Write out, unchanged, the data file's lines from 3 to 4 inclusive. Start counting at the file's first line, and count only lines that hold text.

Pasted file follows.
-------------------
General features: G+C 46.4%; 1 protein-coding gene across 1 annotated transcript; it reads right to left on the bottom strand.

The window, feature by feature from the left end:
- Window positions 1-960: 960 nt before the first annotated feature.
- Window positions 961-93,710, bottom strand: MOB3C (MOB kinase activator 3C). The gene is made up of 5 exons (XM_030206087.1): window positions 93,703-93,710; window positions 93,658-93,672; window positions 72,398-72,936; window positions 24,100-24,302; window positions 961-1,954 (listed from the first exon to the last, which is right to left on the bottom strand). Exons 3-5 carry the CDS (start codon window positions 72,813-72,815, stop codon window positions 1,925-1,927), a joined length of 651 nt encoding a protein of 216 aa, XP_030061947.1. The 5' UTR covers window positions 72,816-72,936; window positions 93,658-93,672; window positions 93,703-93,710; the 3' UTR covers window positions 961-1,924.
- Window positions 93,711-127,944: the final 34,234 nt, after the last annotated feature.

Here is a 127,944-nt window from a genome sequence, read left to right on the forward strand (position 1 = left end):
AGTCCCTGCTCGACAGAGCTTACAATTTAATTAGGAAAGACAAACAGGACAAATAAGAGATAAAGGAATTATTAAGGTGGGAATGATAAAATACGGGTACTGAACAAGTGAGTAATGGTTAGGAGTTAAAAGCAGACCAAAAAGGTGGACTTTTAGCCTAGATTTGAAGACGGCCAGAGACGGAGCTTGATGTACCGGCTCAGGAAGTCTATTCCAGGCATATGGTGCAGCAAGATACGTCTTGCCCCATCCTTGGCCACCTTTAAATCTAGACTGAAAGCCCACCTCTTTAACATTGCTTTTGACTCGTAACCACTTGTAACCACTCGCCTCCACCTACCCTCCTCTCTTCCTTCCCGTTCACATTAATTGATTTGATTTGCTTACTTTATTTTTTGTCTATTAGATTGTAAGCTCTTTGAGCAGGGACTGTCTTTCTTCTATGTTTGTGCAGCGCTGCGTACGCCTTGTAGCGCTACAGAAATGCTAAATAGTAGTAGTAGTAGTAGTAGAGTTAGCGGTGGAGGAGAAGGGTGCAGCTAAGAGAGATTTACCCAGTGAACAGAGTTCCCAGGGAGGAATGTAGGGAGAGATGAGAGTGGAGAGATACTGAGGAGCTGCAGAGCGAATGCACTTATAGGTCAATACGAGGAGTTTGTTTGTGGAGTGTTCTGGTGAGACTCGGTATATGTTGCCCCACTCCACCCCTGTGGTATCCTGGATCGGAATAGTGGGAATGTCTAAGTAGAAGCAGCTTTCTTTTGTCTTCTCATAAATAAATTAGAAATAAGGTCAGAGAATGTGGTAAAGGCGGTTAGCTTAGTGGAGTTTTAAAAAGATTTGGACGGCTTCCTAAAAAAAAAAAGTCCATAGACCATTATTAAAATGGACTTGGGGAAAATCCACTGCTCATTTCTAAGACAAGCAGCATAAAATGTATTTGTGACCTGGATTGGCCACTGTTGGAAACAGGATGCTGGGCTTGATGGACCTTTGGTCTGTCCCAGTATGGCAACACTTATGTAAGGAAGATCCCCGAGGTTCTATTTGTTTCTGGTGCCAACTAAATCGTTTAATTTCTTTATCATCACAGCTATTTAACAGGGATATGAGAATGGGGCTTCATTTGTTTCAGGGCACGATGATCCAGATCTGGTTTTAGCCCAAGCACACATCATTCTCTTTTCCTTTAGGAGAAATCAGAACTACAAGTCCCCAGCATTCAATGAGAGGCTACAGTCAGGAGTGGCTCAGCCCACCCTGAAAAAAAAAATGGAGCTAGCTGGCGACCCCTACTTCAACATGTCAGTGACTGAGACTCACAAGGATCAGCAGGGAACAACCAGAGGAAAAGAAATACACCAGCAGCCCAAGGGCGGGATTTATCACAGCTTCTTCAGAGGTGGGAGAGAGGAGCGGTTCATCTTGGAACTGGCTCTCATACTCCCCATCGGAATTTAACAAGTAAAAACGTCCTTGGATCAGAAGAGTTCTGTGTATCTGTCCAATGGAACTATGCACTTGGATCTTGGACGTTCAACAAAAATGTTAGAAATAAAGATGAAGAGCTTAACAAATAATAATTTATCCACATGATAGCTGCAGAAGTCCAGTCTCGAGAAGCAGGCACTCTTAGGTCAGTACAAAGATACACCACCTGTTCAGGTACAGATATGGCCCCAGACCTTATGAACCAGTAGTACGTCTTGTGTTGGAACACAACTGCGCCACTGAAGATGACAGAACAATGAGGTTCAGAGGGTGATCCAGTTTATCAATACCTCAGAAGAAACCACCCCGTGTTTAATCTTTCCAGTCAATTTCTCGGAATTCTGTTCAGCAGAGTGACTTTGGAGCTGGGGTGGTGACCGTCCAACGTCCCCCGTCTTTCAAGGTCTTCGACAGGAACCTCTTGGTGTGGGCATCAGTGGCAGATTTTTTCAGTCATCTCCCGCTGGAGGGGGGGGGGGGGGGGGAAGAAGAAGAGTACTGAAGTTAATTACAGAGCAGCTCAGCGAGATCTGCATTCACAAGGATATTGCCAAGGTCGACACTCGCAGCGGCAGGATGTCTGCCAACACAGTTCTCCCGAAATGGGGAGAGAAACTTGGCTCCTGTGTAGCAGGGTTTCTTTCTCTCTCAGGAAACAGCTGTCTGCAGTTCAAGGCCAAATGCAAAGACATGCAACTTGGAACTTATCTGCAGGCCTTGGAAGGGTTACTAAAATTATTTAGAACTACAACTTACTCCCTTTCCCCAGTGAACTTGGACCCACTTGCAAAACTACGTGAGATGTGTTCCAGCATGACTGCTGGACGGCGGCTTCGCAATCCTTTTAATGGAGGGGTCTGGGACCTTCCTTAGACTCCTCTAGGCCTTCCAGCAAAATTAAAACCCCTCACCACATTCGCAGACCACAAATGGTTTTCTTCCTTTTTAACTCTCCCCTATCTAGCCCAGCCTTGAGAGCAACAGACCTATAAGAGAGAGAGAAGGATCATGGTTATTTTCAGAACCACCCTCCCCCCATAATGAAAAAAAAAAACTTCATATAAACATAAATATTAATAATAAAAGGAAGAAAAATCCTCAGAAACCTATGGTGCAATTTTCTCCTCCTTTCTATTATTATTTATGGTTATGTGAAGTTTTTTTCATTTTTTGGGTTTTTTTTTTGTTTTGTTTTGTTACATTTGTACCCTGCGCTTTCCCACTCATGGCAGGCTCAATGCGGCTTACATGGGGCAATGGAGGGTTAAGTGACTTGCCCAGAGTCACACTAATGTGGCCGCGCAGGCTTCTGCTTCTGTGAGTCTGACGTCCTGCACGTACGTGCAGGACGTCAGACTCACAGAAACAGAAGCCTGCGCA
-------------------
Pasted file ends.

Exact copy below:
- Window positions 1-960: 960 nt before the first annotated feature.
- Window positions 961-93,710, bottom strand: MOB3C (MOB kinase activator 3C). The gene is made up of 5 exons (XM_030206087.1): window positions 93,703-93,710; window positions 93,658-93,672; window positions 72,398-72,936; window positions 24,100-24,302; window positions 961-1,954 (listed from the first exon to the last, which is right to left on the bottom strand). Exons 3-5 carry the CDS (start codon window positions 72,813-72,815, stop codon window positions 1,925-1,927), a joined length of 651 nt encoding a protein of 216 aa, XP_030061947.1. The 5' UTR covers window positions 72,816-72,936; window positions 93,658-93,672; window positions 93,703-93,710; the 3' UTR covers window positions 961-1,924.